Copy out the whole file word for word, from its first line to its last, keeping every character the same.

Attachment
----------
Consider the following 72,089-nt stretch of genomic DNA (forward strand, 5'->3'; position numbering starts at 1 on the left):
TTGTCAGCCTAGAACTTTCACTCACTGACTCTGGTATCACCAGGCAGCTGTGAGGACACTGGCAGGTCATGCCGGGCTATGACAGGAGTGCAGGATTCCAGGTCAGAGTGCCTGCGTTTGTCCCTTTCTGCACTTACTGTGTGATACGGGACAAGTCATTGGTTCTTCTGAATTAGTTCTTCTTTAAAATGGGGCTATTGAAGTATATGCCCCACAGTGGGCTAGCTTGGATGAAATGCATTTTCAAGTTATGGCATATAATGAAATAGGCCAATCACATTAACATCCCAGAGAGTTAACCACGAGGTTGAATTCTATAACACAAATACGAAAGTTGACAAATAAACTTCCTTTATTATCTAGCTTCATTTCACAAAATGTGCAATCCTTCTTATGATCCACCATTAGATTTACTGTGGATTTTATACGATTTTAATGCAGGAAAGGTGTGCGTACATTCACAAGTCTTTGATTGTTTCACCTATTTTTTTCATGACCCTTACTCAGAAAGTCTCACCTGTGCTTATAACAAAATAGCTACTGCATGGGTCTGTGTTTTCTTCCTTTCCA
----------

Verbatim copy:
Consider the following 72,089-nt stretch of genomic DNA (forward strand, 5'->3'; position numbering starts at 1 on the left):
TTGTCAGCCTAGAACTTTCACTCACTGACTCTGGTATCACCAGGCAGCTGTGAGGACACTGGCAGGTCATGCCGGGCTATGACAGGAGTGCAGGATTCCAGGTCAGAGTGCCTGCGTTTGTCCCTTTCTGCACTTACTGTGTGATACGGGACAAGTCATTGGTTCTTCTGAATTAGTTCTTCTTTAAAATGGGGCTATTGAAGTATATGCCCCACAGTGGGCTAGCTTGGATGAAATGCATTTTCAAGTTATGGCATATAATGAAATAGGCCAATCACATTAACATCCCAGAGAGTTAACCACGAGGTTGAATTCTATAACACAAATACGAAAGTTGACAAATAAACTTCCTTTATTATCTAGCTTCATTTCACAAAATGTGCAATCCTTCTTATGATCCACCATTAGATTTACTGTGGATTTTATACGATTTTAATGCAGGAAAGGTGTGCGTACATTCACAAGTCTTTGATTGTTTCACCTATTTTTTTCATGACCCTTACTCAGAAAGTCTCACCTGTGCTTATAACAAAATAGCTACTGCATGGGTCTGTGTTTTCTTCCTTTCCA